The decision about whether to buy or lease a commercial property is often far more complex than buying a house. You can plan for a baby, a sea change or to downsize your home in retirement, but trying to figure out exactly which property is best for your business can present plenty of challenges.
Here are some pros and cons for both buying and leasing a commercial property to help you make that choice.
It’s yours and you own it. It’s as simple as that. Want to change the internal layout? No worries. Got the space to extend the building? Go right ahead. Buy a property and you hold all the cards when it comes to deciding how best to manage the site.
You can sell it
Just like residential property, your commercial premises will potentially be growing in value while you operate your business from it. Commercial property is booming in some cities, and the right property can be a lucrative investment. On the flipside, if things take an unfortunate turn, it’s an asset you can sell if you suddenly need that money.
Your commercial premises will potentially be growing in value while you operate business within it.
Planning for the future is a lot easier when you know exactly how much you’ll be spending each month, and a mortgage on a commercial property provides a strong basis on which to base your business’ financial decisions.
Residential property doesn’t come cheap, and the picture isn’t any brighter when it comes to purchasing a place for business. Not only are commercial properties expensive, Reeves says many sellers want big bucks up front.
“Financing commercial property purchases isn’t like financing residential. In most cases you need to put up far more deposit – anywhere from 25 to 50%, depending on who you are and how much money you have behind you,” he says.
In most cases, you may need to put up more of a deposit than you would with residential property.
Lack of flexibility
If your business really takes off, chances are you’ll quickly outgrow a property that seemed perfectly adequate just months ago. If you’re locked into a mortgage, you may not be in a position to move anytime soon, limiting your ability to grow your operation until you can sell and find something bigger.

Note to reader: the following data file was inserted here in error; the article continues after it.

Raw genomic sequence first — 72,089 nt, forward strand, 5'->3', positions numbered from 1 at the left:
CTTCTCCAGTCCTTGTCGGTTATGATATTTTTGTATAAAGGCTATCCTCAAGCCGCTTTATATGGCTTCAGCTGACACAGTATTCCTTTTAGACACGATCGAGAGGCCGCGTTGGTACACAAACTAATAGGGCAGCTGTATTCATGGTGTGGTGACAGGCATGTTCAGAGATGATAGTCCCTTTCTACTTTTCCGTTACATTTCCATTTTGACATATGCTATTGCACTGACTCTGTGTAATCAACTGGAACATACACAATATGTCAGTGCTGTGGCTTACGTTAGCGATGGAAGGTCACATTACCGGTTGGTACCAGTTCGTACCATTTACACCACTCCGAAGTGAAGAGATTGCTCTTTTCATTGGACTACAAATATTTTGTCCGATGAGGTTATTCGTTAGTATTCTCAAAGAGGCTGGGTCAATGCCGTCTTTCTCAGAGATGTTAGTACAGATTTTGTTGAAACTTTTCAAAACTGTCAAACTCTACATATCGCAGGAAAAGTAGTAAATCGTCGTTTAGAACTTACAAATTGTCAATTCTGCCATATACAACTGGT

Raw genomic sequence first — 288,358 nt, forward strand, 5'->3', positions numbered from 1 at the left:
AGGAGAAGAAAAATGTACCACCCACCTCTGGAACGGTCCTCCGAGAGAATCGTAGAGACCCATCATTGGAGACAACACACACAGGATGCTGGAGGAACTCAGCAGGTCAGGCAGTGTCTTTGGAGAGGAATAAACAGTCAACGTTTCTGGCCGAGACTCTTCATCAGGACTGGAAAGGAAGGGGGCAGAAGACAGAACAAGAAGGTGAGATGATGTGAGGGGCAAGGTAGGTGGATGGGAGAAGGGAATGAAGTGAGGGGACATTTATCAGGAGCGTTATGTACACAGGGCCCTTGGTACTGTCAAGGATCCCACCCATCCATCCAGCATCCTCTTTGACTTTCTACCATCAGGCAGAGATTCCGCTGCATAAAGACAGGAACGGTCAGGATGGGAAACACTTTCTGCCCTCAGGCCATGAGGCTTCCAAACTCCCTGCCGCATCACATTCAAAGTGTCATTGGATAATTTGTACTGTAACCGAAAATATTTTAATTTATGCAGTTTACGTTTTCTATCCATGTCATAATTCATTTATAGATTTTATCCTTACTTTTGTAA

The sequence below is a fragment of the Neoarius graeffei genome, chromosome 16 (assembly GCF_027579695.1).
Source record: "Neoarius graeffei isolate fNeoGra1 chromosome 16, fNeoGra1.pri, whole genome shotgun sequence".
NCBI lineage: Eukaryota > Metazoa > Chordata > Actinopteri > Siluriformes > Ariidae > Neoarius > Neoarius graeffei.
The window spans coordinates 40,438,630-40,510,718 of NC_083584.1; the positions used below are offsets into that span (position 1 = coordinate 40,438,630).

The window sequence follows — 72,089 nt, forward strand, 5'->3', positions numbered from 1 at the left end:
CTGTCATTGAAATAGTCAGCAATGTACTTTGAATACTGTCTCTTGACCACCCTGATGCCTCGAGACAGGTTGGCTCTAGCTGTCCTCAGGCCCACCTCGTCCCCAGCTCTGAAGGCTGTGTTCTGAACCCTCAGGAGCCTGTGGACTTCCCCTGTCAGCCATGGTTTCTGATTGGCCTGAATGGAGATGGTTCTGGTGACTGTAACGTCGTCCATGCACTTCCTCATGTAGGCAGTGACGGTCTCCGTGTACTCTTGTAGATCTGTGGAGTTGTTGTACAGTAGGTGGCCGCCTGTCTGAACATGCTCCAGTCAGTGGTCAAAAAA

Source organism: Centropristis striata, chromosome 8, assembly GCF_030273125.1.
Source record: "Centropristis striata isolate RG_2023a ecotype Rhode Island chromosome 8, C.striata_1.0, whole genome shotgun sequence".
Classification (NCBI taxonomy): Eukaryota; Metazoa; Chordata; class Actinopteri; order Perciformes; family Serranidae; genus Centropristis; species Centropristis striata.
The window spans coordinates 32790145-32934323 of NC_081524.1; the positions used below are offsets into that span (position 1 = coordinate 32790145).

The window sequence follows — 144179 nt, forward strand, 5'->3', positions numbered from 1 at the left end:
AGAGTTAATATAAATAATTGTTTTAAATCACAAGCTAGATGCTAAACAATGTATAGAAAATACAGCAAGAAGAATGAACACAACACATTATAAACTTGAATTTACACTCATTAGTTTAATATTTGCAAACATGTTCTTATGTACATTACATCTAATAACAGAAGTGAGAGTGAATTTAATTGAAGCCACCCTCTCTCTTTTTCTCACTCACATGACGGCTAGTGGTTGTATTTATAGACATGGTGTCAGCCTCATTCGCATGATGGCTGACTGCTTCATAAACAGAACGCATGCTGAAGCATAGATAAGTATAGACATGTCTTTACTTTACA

Remember that extension and the changes to the internal layout? Guess who’s paying for those? Maintenance costs on a commercial property, particularly an older one, can be considerable, plus there are council rates and other annual costs to consider.
Leasing a commercial property has plenty of advantages, the most important of which is having the ability to change and adapt far more quickly than if you own the property.
If you are an investor on the side, you’ve got that ability to be able to go and invest elsewhere. You haven’t got all your money tied up in the building,
If you’re an investor on the side, you can invest elsewhere.
Your money, your choice
It’s of huge benefit for businesses to be able to respond quickly to changes in their circumstance, or when fresh opportunities pop up.
Reeves says leasing allows business owners to react much faster when the need arises. It doesn’t tie up as much as much of their equity and their cash, so they can do other things with their business, to acquire more businesses or expand. If you wanted to open three or four businesses in a short period of time, you can’t if you’re buying everything.
Buy a property and your expenses are more or less set. But leasing means your rent is almost guaranteed to increase in line with CPI each year, as well as attracting further premiums when it comes time to renew the lease and the landlord ups the cost.
Lack of control
Running a business is hard enough without someone else’s decisions directly influencing your ability to manage your own affairs. If your landlord decides to sell the property, chances are you’ll have to move a new one, which can not only be expensive in the short term but may also impact your customer base and hurt your bottom line.
You’re paying someone else’s mortgage
Rent on commercial properties ranges anywhere from just a few hundred dollars a month to hundreds of thousands annually. But whatever the cost, it’s a lot of money to be forking out to help someone else pay off his or her property.